First round vs. second round?
Other than a few numbers in a bank account, it rarely matters when an NFL franchise drafts an Iowa Hawkeye.
So, get ready, Iowans: You'll probably be seeing a lot of center James Daniels and cornerback Josh Jackson on Sundays over the next eight to 10 years.
With Daniels going to the Chicago Bears and Jackson to the Green Bay Packers in the front half of Friday night’s second round of the NFL draft, two bitter NFC North rivals secured long-term solutions by selecting Hawkeyes.
That longevity point was something 20th-year Iowa head coach Kirk Ferentz accentuated in a conversation with me earlier this week.
Look at the track records of the Hawkeyes’ highly picked guys, he said.
And, save a few players, the coach was spot on.
First-rounder Dallas Clark in 2003: Became the most prolific tight end in Indianapolis Colts history, one that includes John Mackey.
First-rounder Robert Gallery in 2004: A 103-game starter over eight years, only labeled a bust by some because he played for a dysfunctional franchise, the Oakland Raiders.
Second-rounder Bob Sanders in 2004: Just an AP NFL defensive player of the year ... and Super Bowl champion (along with Clark) with the Colts.
Second-rounder Jonathan Babineaux in 2005: A sterling 12-year career, all with the Atlanta Falcons, that spanned 185 games and ended in the 2017 Super Bowl.
First-rounder Chad Greenway in 2006: A career-long Minnesota Viking, not to mention an exemplary citizen up north, who made more than 1,100 tackles in 11 quality years.
Third-rounder Marshal Yanda in 2007: Still one of the best offensive guards in the NFL with the Baltimore Ravens.
The list goes on.
High picks Bryan Bulaga, Adrian Clayborn, Riley Reiff, Christian Kirksey and Brandon Scherff are well on their way to lengthy NFL careers, too. (And that list doesn’t include a 2012 fourth-rounder named Mike Daniels, now a teammate of Jackson’s in Green Bay, who is one of the NFL’s most dominant defensive linemen, or all-pro defensive back Micah Hyde with the Buffalo Bills.)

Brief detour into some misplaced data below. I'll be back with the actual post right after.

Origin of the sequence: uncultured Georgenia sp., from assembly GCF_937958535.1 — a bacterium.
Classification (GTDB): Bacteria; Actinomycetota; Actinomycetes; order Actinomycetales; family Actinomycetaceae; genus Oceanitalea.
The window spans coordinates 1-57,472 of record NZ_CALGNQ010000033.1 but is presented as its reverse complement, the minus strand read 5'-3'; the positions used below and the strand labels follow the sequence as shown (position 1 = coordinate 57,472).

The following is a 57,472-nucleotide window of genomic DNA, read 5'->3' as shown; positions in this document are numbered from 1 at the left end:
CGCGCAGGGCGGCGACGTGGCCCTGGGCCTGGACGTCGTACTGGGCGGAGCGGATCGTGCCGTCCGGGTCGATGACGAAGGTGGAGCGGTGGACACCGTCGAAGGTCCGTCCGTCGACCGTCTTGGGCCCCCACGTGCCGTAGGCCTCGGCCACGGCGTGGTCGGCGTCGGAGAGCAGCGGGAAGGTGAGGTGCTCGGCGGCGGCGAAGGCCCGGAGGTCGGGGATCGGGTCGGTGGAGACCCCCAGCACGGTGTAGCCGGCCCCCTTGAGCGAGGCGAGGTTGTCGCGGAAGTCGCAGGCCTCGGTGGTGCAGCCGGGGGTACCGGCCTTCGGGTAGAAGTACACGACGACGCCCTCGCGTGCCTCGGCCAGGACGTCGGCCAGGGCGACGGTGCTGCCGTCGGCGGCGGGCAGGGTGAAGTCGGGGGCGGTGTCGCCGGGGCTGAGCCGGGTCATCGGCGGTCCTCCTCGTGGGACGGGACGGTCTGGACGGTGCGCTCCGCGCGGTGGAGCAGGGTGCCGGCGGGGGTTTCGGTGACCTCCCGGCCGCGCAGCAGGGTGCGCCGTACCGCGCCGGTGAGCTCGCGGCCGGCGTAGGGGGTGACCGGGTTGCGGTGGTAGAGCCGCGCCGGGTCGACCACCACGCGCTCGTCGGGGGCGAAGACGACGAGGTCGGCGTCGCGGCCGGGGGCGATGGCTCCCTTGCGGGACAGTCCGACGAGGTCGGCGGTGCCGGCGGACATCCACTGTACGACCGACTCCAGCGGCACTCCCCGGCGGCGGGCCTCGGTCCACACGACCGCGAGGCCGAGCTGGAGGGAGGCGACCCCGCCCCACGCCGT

“The way we do things, I think, gives our guys a chance A), to be attractive to the NFL,” Ferentz said, before moving onto Point B, when we spoke Tuesday. “And then, more importantly, one of the reasons they’re attractive, most of our guys have gone on and had good careers. They show up to work. And they understand you have to work and compete.”
No doubt, Daniels and Jackson will do just that with their new employers.
Both are high-character guys with oodles of talent. Both treasure the opportunities they have, as was evident when Daniels broke down to tears upon receiving the call from the Bears on Friday night.
Sure, Daniels and Jackson slipped on the draft board compared to what some so-called experts thought. But really, the only “slipping” was from possible late first-rounders to actual early/mid-second rounders — Daniels went No. 39 overall, Jackson No. 45.
Let’s start with Daniels.
In becoming the first Hawkeye chosen by the Bears in 28 years, he will be a Day One starter in Chicago and one of the best centers in the NFL, according to ESPN’s Todd McShay — who happened to be the sideline reporter when Daniels and the Hawkeyes mauled Ohio State, 55-24, on Nov. 4.
“I think he’s the best center in this draft class,” McShay said during ESPN's draft broadcast. “I’ve watched him on tape. He’s a guy who fires off really quick, agile. He runs well, and he’s a nasty finisher.”
McShay subscribes to the Iowa/NFL connection theory, especially when it comes to Ferentz’s bread and butter — the offensive line.
“He is an Iowa offensive lineman,” McShay said. “These guys, even when they don’t live up to what they’re supposed to (like) Robert Gallery, they’re still long-time contributors and really good football players.”
And if you’re a Bears fan, you might be wondering: Why has it been 28 years between Hawkeyes?
Dunno. But maybe there’s a reason the streak finally broke.
Ferentz happens to be tight with Chicago’s new offensive line coach — respected line guru Harry Hiestand, who in turn undoubtedly respects Ferentz’s own o-line acumen.
No doubt Ferentz shared his thoughts on Daniels. After Daniels declared early for the draft in January, Ferentz said this: “I don’t know if I’ve ever coached a more talented center prospect, and that includes my time in the NFL" (while he coached under Bill Belichick).
As for Jackson, he heads to a franchise that trusts the Hawkeyes that come their way. Bulaga, Daniels and Hyde are some of the Iowa players who have recently worn the green and gold at Lambeau Field.
The primary reason Jackson fell from the first round was his 40-yard dash time — 4.56 seconds at the NFL scouting combine, which he improved to 4.52 on Iowa’s pro day. Not terrible, not great.
That didn’t bother McShay (who saw Jackson pick off three passes against Ohio State). And NFL Network’s Mike Mayock compared Jackson to Richard Sherman, a four-time Pro Bowler who was chosen in the fifth round of the 2011 draft.
Sherman came from a Stanford program which has a similar reputation as Iowa’s for cranking out NFL-ready players.
That’s what Daniels and Jackson are.
And you’ll be seeing them soon.
This year’s Sunday Night Football opener in the NFL?
Bears vs. Packers.
Hawkeyes columnist Chad Leistikow has covered sports for 23 years with The Des Moines Register, USA TODAY and Iowa City Press-Citizen. Follow @ChadLeistikow on Twitter.